Scissor-billed koa finch
|Scissor-billed Koa Finch|
James & Olson, 2005
The Scissor-billed Koa Finch, (Rhodacanthis forfex) or Scissor Finch is an extinct species of Hawaiian honeycreeper. Of the four species in the genus Rhodacanthis, the Scissor-billed Koa Finch and the Primitive Koa Finch became extinct before the arrival of the first Europeans to Hawaii in 1778. It was endemic to the islands of Maui and Kauaʻi in the Hawaiian Islands.
The Scissor-billed Koa Finch was a granivore, that, like the other members of its genus, had a bill adapted to eat the hard seeds and pods of legumes. Pollen and fossil evidence indicates that Ka palupalu o Kanaloa (Kanaloa kahoolawensis) and koaiʻa (Acacia koaia) were probably important food sources, and it may have eaten caterpillars and ʻaʻaliʻi (Dodonaea viscosa) berries.
Due to its early extinction, very little is known about this species. It is only known from fossil remains. Other Hawaiian honeycreepers are known to have become extinct or very rare due to habitat loss, introduced predators and avian diseases. It is possible the extinction of the Scissor-billed Koa Finch also involved these factors.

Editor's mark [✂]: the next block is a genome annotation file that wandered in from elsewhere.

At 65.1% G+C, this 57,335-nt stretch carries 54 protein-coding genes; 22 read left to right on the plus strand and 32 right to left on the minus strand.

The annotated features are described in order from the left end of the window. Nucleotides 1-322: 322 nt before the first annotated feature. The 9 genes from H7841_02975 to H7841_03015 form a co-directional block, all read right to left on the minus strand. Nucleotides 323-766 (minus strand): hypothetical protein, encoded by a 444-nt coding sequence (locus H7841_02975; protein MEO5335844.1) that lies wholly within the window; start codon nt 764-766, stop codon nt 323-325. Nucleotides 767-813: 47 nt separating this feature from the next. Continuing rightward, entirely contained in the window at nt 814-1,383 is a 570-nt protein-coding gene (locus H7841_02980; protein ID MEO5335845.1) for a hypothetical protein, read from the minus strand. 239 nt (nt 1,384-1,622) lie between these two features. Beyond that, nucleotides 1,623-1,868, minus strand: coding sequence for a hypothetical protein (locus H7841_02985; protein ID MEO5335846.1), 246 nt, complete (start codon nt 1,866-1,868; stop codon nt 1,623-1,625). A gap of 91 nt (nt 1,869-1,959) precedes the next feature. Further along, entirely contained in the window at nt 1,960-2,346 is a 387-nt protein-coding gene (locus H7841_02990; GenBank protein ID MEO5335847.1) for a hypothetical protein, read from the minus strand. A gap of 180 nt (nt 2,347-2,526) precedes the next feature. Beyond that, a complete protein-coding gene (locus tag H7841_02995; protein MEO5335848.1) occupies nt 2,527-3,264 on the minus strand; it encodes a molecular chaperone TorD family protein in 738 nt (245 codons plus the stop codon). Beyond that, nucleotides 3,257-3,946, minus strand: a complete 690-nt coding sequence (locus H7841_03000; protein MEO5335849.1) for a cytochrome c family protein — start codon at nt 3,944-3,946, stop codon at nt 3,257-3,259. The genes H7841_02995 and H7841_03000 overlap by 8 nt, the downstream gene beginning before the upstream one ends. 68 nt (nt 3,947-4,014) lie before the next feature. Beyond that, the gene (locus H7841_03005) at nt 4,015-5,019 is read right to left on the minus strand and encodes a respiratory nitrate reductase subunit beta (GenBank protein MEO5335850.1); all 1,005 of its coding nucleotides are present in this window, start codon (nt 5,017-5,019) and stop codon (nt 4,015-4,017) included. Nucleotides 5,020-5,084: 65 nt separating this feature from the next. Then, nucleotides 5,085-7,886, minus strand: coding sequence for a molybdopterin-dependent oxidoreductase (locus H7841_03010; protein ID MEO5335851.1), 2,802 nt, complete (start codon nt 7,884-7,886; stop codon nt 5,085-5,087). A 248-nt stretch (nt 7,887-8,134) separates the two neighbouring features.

- James, Helen F.; Storrs L. Olson (2005). "The diversity and biogeography of koa-finches (Drepanidini: Rhodacanthis) with descriptions of two new species" (PDF). Zoological Journal of the Linnean Society (Linnean Society of London) 144 (4): 527–541. doi:10.1111/j.1096-3642.2005.00173.x.
- James, Helen F.; Johnathan P. Prince (May 2008). "Integration of palaeontological, historical, and geographical data on the extinction of koa-finches". Diversity & Distributions 14 (3): 441–451. doi:10.1111/j.1472-4642.2007.00442.x.